Crypto phones are mainly used by ordinary people (mainly civilians) who need some protection against intrusion attempts by hackers and professionals. But let's face it, how many real GSM hackers are there in the world? Only a few. And they certainly aren't interested in eavesdropping on phone calls en masse. And yes, the standard network protection (standard A5/1 encryption algorithm) is just enough when it comes to the above mentioned people.
And again, let's face it, who do we really fear? No doubt it's law enforcement, who certainly have the technical skills and highly trained personnel to intercept your phone calls.
Encryption is only a solution for a short time. Then it can become dangerous even for professionals, as it attracts the unwanted attention of law enforcement.
Since our products are aimed at professionals ranging from intelligence agencies and embassies to law enforcement and various government agencies (and we are actually inspired by their requirements), we have a different approach, since our main users are primarily interested in knowing if, when and for how long their phones are being tapped. Therefore, XCell devices use active measures for the best possible protection and only resort to passive protection in certain cases (decided by the user).
Our approach when it comes to privacy and mobile security is significantly different: instead of blind encryption, we provide the user with the unique ability to detect the tapping and how long it is active. We strongly believe that knowing when and for how long your phone is being tapped is a huge advantage over encryption solutions, as you and only you have control over the information extracted by tapping your phone conversations (through tampering or deception).
In today's market, there are a variety of devices that allow you to encrypt your conversations. Although using encryption to protect your privacy is a wise decision, this method also has its drawbacks:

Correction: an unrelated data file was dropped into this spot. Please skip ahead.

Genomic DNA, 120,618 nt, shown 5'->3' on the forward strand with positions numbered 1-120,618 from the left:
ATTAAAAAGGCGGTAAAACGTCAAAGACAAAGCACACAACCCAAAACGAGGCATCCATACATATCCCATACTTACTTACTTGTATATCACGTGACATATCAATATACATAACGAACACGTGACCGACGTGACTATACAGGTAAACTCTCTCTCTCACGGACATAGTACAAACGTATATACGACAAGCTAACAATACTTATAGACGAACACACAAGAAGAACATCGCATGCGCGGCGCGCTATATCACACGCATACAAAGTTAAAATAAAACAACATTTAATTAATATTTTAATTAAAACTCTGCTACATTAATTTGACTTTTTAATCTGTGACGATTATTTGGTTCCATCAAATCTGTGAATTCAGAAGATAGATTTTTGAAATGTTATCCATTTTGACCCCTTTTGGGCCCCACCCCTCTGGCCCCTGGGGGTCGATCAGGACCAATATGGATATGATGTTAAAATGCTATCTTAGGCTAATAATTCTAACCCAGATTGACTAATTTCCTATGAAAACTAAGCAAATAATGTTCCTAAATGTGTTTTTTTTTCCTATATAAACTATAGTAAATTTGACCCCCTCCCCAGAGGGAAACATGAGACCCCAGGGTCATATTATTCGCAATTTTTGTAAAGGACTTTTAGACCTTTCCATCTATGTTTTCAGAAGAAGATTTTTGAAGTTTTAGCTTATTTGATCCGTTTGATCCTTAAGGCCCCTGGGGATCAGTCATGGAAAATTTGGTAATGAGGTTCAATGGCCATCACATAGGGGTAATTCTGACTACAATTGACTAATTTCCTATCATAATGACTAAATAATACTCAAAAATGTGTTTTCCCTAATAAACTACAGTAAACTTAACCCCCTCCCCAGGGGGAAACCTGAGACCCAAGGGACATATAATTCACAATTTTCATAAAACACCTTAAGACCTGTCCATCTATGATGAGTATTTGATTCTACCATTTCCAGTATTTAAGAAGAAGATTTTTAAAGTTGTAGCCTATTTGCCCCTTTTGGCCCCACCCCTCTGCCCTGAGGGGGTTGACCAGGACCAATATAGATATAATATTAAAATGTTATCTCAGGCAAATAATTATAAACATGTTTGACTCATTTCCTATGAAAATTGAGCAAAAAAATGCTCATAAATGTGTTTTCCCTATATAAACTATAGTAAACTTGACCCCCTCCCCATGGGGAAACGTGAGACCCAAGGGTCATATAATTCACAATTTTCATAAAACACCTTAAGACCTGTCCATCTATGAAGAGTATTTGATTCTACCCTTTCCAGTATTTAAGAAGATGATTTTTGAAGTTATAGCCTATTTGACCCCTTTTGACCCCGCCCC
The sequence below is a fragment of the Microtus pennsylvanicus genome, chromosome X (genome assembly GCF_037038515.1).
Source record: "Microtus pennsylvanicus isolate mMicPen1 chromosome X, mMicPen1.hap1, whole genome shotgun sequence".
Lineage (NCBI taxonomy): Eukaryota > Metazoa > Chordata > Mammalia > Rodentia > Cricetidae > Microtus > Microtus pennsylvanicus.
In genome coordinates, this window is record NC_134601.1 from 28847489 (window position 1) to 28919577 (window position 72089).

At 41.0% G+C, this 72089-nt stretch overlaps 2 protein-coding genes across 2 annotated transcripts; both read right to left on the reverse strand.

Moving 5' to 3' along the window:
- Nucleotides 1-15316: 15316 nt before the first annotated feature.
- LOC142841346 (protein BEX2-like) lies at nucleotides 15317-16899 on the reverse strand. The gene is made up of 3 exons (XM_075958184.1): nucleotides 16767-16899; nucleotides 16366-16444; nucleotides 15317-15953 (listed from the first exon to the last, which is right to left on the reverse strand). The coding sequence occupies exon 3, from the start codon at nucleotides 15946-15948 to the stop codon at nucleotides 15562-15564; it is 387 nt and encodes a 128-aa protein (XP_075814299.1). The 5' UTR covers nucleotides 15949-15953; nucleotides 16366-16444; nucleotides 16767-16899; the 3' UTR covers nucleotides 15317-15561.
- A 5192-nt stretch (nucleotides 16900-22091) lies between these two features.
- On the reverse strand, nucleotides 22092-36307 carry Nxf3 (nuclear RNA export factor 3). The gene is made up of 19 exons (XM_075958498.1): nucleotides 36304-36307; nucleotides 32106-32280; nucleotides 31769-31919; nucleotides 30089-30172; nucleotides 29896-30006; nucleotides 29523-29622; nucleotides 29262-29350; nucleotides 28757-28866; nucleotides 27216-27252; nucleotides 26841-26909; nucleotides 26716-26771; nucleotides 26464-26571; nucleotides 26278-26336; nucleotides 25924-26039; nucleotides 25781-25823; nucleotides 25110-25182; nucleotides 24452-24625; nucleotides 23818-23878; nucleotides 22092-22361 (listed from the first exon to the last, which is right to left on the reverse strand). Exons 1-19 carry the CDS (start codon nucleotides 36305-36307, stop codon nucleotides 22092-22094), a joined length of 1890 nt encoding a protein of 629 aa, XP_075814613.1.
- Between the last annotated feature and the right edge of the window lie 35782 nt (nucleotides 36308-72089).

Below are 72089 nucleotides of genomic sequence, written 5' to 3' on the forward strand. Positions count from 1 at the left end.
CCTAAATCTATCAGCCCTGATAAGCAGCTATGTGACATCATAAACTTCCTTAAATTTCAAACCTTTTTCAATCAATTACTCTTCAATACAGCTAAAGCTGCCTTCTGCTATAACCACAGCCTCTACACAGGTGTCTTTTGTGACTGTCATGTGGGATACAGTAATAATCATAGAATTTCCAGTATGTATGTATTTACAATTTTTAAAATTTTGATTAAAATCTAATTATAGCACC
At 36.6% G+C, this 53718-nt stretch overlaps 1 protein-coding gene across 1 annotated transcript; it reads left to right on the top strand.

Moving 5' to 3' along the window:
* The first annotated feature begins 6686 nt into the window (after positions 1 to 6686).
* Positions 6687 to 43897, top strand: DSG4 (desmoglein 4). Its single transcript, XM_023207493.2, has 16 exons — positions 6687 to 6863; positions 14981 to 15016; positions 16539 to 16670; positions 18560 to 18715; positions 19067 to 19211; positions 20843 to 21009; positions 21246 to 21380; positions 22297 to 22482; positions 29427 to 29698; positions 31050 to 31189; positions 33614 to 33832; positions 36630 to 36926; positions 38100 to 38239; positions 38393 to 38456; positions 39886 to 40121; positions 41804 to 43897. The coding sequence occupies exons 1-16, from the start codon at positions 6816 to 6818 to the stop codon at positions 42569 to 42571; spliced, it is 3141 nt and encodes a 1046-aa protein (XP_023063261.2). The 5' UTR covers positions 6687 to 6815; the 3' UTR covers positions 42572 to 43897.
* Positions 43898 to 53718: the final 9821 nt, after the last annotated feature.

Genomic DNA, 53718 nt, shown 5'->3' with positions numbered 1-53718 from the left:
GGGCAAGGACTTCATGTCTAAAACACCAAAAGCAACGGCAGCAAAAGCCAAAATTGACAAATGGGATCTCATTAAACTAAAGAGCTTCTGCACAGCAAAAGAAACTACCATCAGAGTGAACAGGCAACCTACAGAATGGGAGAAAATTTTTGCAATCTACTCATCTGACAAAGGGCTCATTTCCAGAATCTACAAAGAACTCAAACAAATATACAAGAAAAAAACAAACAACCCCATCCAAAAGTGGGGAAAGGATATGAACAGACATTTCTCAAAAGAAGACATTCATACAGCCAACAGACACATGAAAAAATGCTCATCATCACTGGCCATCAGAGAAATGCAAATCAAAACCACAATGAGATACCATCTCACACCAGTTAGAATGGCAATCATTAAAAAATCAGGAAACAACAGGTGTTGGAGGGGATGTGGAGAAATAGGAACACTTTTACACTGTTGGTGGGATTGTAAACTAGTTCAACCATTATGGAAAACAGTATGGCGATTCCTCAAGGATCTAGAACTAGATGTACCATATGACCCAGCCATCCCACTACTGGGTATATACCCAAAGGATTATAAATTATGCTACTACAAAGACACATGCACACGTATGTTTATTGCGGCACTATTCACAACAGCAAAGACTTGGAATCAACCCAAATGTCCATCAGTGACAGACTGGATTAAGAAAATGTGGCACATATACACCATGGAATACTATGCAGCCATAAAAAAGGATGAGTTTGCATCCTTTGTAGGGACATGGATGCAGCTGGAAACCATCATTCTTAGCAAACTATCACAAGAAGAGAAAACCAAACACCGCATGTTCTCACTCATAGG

A. You never know if the encryption you are using is actually trustworthy, and there is no reliable way to verify it. Most developers of encryption applications do not make the source code public. There may be backdoors (and most of the time there are) that are used by law enforcement agencies.
Sneaking a backdoor into a cryptosystem doesn't even require the active cooperation of the device manufacturer. It only takes one bribed programmer to compromise an entire product.
Some crypto device manufacturers have a track record of covert cooperation with intelligence agencies and interested private individuals. Some of them do not even use publicly vetted and standardized crypto algorithms (such as Diffie-Hellman, SHA256, AES, and Twofish), but use "proprietary" encryption methods that are not available for public evaluation. Several "proprietary" crypto algorithms that have not been publicly verified have proven easy to crack in the past, such as the COMP128 algorithm used for authentication in many GSM networks, so the "proprietary crypto" approach must be considered very risky.
B. Using such devices can make you look suspicious and attract unwanted attention. A crypto phone is a ringing bell that attracts unwanted attention from the very people you want to avoid.
C. If you are targeted by an intelligence agency, encrypting your calls and messages does not mean you are 100% protected from interception. Think about it: Will they drop you just because you use encrypted communications? No, they certainly won't. Since it's a challenge for them, they'll find other ways to get the information they need. Sure, for a little while, your secrets will... will remain secret. But any decent government agency will always find security loopholes to get the information they need about you by any means necessary.